Rt Hon. Winston Peters: Can the Minister confirm that the airline's senior vice-president, operations and technical, is the same Craig Sinclair who was previously chief executive officer of Airways Corporation New Zealand, who attained significant notoriety for having resided in the UK at the taxpayers' expense chasing international contracts and costing millions of dollars, and that his technical and operational experience in the aircraft industry is as about as credible as the skills he displayed as an administrator of Airways Corporation New Zealand?

Hon. HARRY DUYNHOVEN: I can confirm that it is the same Craig Sinclair who took Airways Corporation to world-leading status in terms of technology to the point where the Federal Aviation Authority of the US has adopted its programme developed under Mr Sinclair's leadership. I can also say to the member that Mr Sinclair is highly regarded in the aviation industry for his management skills.

Race Relations Conciliator--Mediation for Alliance
8. Hon. MURRAY McCULLY (NZ National--East Coast Bays) to the Associate Minister of Justice: When she said, in relation to the involvement of the then Race Relations Conciliator, Mr Gregory Fortuin, in mediating between different factions of the Alliance that the "involvement of the Race Relations Conciliator was inappropriate, regardless of who initiated it.", was she referring to the Prime Minister or the Prime Minister's Chief of Staff; if not, who was she referring to?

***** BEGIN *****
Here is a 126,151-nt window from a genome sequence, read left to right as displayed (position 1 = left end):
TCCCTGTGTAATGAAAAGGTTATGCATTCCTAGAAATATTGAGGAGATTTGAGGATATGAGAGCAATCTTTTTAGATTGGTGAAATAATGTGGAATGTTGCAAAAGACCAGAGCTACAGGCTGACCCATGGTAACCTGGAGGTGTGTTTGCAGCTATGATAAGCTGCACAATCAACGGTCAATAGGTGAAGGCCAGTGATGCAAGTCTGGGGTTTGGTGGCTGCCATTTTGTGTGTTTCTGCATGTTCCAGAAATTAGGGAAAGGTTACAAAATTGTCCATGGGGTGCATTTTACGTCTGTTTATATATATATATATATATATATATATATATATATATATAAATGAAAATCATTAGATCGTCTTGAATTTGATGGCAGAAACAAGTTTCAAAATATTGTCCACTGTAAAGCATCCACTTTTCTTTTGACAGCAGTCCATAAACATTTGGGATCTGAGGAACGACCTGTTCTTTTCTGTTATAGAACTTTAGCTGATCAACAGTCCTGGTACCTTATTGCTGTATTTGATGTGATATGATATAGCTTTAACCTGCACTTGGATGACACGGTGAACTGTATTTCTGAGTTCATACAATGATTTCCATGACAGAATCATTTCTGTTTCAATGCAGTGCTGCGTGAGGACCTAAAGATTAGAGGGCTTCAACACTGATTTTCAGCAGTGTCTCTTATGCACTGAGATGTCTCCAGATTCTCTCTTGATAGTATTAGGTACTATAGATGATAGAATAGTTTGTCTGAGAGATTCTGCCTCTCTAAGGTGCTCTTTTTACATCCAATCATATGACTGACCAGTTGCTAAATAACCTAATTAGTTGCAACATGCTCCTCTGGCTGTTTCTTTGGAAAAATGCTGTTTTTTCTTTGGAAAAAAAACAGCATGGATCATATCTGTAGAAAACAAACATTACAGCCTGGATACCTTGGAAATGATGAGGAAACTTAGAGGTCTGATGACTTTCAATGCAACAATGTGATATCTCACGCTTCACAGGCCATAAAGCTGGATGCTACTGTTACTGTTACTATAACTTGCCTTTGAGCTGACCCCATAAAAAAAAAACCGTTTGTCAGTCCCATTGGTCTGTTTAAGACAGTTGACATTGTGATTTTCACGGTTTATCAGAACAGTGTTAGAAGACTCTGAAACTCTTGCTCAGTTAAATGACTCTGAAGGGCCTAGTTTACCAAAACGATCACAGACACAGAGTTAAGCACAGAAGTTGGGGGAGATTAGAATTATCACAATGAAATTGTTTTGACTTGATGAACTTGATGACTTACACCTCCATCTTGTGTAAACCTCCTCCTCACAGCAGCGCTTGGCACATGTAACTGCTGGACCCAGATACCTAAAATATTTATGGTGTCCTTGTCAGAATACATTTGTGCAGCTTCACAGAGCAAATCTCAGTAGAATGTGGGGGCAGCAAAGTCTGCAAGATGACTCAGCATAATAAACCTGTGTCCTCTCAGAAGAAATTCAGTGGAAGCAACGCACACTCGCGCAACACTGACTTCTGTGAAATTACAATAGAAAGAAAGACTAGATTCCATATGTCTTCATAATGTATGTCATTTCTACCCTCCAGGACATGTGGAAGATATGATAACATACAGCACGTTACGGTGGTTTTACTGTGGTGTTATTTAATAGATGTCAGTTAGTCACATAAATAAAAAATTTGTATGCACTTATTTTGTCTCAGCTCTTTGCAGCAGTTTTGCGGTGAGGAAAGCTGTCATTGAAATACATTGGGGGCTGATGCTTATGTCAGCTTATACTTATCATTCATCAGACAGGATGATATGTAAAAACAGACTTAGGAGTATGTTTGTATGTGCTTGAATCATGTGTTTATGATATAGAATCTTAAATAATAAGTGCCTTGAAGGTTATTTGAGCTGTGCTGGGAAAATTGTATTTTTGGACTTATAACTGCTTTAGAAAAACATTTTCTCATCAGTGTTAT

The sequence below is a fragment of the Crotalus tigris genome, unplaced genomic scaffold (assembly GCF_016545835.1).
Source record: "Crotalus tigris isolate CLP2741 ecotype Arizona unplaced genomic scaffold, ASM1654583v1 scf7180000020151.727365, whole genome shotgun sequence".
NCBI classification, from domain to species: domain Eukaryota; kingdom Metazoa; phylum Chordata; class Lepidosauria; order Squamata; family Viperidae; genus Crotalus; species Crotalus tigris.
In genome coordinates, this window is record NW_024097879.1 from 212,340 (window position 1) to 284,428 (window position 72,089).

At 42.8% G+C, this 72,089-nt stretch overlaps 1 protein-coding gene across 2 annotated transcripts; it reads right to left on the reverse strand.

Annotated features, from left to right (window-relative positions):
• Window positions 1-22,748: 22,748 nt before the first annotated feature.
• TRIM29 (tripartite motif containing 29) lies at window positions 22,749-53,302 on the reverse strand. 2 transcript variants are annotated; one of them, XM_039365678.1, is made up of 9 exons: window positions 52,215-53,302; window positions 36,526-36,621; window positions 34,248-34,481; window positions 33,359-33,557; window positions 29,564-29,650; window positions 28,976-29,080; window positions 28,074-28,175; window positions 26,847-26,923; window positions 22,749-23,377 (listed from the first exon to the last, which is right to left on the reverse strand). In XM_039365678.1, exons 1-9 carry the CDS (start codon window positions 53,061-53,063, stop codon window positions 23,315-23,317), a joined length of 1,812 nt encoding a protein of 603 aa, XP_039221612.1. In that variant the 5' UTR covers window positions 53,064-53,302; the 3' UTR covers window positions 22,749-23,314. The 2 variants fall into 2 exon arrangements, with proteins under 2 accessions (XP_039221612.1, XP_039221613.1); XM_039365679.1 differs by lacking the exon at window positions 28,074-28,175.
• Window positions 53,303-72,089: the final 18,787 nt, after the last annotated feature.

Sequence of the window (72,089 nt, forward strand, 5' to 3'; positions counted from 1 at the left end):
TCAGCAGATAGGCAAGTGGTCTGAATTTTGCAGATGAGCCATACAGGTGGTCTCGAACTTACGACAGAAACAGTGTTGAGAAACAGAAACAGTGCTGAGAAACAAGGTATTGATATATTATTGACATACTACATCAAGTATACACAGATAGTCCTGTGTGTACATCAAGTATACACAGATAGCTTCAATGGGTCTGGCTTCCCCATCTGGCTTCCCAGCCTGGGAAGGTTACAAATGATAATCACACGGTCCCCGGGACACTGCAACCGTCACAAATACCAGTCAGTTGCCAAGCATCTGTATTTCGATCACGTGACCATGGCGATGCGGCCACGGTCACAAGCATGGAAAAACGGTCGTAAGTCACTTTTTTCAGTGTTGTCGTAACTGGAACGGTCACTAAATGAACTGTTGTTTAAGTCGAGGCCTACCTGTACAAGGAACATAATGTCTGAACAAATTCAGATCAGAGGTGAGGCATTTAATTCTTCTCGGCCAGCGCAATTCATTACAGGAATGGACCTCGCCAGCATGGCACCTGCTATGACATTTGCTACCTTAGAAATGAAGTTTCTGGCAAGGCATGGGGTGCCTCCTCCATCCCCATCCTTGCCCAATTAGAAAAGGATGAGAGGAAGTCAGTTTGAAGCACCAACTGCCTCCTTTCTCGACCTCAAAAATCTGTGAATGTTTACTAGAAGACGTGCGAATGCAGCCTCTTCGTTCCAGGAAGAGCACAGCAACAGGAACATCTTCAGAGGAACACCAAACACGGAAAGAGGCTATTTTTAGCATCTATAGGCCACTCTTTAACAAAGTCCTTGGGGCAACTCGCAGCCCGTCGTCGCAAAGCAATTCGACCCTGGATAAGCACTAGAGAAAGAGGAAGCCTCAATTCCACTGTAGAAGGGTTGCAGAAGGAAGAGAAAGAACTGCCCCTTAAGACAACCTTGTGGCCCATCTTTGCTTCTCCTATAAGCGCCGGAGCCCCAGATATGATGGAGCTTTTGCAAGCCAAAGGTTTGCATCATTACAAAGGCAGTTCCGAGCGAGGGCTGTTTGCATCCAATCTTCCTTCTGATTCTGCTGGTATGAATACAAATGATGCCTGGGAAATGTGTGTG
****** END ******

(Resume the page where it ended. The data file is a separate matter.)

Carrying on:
Hon. MARGARET WILSON (Associate Minister of Justice): No, my comment was reported in the context of Mr Anderton's personal statement to Parliament and whether the Alliance or Mr Fortuin made the first approach to mediate. Regardless of who made the approach, I believed it was inappropriate.

Hon. Murray McCully: Did the Minister share the view the Prime Minister expressed when asked to comment on Mr Fortuin's involvement when she said: "What people do in their private lives with the skills they have is their own business"; if not, what advice did she give the Prime Minister?

Hon. MARGARET WILSON: Yes, it is people's own business what they do in their private life, but the consequences of those actions, of course, must also be taken.

Georgina Beyer: Why did the Associate Minister believe that the mediation was inappropriate?

Hon. MARGARET WILSON: While I appreciated that the Race Relations Conciliator was acting in good faith and in his own time in the role of a mediator, my concern was that the independence and integrity of the office had been compromised. Indeed, Mr Brownlee was quoted at the time as calling for his immediate resignation saying that he had nailed his colours to the mast while he was supposed to be a non-political officer in a quasi-judicial role.

Hon. Murray McCully: What does the Minister understand to be the Prime Minister's and the Prime Minister's chief of staff's knowledge of, or involvement in, Mr Fortuin's mediation efforts prior to the Minister herself being informed of those efforts?

Hon. MARGARET WILSON: My understanding is that they certainly had no knowledge of the initiation of that, but we were informed at some stage during that process.

Rt Hon. Winston Peters: If independence and neutrality is so important, and was so important, in Mr Fortuin's case, how come that was not the case when she appointed Joris de Bres to the job, who is clearly a card-carrying Labour Party lackey?